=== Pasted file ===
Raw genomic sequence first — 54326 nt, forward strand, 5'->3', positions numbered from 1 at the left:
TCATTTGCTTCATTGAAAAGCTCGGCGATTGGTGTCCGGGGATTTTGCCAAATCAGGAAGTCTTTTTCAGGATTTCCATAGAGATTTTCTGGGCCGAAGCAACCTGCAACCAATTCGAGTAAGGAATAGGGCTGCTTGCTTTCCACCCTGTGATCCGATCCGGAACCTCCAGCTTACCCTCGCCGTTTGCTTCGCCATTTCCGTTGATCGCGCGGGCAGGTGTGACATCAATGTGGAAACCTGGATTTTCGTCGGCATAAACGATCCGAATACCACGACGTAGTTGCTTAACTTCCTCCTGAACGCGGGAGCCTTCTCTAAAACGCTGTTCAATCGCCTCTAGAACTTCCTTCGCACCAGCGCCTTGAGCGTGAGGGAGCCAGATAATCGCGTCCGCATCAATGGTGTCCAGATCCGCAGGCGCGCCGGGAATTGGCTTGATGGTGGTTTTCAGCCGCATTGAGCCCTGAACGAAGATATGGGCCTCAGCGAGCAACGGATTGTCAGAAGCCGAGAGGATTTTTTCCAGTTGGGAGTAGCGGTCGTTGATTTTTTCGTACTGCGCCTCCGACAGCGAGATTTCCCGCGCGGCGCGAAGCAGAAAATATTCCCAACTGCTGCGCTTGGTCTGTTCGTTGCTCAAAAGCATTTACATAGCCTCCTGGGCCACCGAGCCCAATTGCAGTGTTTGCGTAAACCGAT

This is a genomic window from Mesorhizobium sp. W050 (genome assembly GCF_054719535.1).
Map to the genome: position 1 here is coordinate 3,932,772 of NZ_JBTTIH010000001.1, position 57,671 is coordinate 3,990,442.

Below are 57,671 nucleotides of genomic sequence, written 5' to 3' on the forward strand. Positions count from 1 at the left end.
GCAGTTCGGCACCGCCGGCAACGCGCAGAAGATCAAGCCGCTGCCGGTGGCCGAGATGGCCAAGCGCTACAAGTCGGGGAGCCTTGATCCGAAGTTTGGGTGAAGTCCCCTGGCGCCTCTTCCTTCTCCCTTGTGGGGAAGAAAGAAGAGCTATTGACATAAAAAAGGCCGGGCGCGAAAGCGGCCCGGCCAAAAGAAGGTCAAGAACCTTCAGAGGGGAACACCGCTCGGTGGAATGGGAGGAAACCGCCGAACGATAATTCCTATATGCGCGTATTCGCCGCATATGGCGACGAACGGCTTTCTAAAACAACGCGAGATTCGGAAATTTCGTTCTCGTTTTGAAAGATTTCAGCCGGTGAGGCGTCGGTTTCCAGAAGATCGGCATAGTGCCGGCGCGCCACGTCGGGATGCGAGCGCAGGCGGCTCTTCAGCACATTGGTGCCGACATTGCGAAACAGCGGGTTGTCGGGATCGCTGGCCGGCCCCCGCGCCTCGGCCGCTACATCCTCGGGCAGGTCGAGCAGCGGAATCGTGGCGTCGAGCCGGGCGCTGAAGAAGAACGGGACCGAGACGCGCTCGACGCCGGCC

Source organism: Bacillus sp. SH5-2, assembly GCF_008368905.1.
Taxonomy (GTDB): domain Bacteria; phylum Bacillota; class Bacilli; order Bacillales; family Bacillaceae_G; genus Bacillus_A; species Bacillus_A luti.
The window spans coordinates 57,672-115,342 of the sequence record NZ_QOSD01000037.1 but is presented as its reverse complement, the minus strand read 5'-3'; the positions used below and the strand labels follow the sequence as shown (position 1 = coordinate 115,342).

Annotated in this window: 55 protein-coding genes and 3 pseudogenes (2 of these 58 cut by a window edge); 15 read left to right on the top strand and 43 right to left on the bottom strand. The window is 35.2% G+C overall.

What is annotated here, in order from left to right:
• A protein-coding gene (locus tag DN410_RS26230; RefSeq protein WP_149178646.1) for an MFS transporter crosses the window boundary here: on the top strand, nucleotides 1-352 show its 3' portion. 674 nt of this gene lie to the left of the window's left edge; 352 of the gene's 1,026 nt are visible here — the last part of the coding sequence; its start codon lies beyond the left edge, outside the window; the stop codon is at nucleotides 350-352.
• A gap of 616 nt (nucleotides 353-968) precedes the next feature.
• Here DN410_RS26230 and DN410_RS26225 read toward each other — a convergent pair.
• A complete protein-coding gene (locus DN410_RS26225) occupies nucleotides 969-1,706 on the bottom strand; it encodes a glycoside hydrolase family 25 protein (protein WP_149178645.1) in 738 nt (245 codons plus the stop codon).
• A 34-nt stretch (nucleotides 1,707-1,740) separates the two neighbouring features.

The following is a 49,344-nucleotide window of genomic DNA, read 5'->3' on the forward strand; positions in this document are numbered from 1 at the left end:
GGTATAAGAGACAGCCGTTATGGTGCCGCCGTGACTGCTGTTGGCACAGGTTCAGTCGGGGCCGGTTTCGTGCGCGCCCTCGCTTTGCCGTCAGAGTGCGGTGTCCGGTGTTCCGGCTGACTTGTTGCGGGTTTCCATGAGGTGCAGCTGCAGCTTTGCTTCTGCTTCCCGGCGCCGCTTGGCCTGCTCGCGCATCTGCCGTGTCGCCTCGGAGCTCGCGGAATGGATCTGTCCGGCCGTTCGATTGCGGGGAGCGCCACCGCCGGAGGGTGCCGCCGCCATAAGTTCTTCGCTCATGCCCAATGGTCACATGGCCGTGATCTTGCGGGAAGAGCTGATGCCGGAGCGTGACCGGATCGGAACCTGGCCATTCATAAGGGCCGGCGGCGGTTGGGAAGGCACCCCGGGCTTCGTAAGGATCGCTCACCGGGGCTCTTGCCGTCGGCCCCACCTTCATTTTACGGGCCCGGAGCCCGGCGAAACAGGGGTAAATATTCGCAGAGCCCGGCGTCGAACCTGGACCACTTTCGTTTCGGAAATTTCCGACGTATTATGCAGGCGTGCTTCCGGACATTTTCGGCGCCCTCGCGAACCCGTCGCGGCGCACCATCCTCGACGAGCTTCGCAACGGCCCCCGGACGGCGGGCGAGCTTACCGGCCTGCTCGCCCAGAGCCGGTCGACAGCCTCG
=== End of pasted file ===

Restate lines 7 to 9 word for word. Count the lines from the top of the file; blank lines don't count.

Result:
Source organism: Bacillus sp. SH5-2, assembly GCF_008368905.1.
Taxonomy (GTDB): domain Bacteria; phylum Bacillota; class Bacilli; order Bacillales; family Bacillaceae_G; genus Bacillus_A; species Bacillus_A luti.
The window spans coordinates 57,672-115,342 of the sequence record NZ_QOSD01000037.1 but is presented as its reverse complement, the minus strand read 5'-3'; the positions used below and the strand labels follow the sequence as shown (position 1 = coordinate 115,342).